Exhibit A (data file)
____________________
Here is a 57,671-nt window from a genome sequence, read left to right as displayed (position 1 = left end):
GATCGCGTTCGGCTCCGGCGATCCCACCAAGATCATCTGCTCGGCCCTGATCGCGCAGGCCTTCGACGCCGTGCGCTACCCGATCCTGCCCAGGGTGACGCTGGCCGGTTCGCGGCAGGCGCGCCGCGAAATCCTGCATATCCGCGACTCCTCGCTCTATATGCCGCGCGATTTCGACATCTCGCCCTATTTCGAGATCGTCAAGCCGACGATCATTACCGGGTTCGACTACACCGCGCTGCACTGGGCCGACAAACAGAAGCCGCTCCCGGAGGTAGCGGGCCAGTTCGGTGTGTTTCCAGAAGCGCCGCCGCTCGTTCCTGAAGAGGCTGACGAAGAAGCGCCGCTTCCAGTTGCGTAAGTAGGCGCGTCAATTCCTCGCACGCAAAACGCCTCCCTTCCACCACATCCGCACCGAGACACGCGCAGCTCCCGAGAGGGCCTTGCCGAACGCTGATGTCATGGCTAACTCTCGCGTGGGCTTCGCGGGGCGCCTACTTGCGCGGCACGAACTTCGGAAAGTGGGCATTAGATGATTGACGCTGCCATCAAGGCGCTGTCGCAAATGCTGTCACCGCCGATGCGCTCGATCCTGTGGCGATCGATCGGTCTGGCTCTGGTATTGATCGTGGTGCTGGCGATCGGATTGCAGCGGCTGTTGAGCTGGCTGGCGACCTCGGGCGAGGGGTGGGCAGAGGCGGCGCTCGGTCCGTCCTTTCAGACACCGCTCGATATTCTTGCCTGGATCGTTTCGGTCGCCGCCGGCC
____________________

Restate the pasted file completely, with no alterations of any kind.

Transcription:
Here is a 57,671-nt window from a genome sequence, read left to right as displayed (position 1 = left end):
GATCGCGTTCGGCTCCGGCGATCCCACCAAGATCATCTGCTCGGCCCTGATCGCGCAGGCCTTCGACGCCGTGCGCTACCCGATCCTGCCCAGGGTGACGCTGGCCGGTTCGCGGCAGGCGCGCCGCGAAATCCTGCATATCCGCGACTCCTCGCTCTATATGCCGCGCGATTTCGACATCTCGCCCTATTTCGAGATCGTCAAGCCGACGATCATTACCGGGTTCGACTACACCGCGCTGCACTGGGCCGACAAACAGAAGCCGCTCCCGGAGGTAGCGGGCCAGTTCGGTGTGTTTCCAGAAGCGCCGCCGCTCGTTCCTGAAGAGGCTGACGAAGAAGCGCCGCTTCCAGTTGCGTAAGTAGGCGCGTCAATTCCTCGCACGCAAAACGCCTCCCTTCCACCACATCCGCACCGAGACACGCGCAGCTCCCGAGAGGGCCTTGCCGAACGCTGATGTCATGGCTAACTCTCGCGTGGGCTTCGCGGGGCGCCTACTTGCGCGGCACGAACTTCGGAAAGTGGGCATTAGATGATTGACGCTGCCATCAAGGCGCTGTCGCAAATGCTGTCACCGCCGATGCGCTCGATCCTGTGGCGATCGATCGGTCTGGCTCTGGTATTGATCGTGGTGCTGGCGATCGGATTGCAGCGGCTGTTGAGCTGGCTGGCGACCTCGGGCGAGGGGTGGGCAGAGGCGGCGCTCGGTCCGTCCTTTCAGACACCGCTCGATATTCTTGCCTGGATCGTTTCGGTCGCCGCCGGCC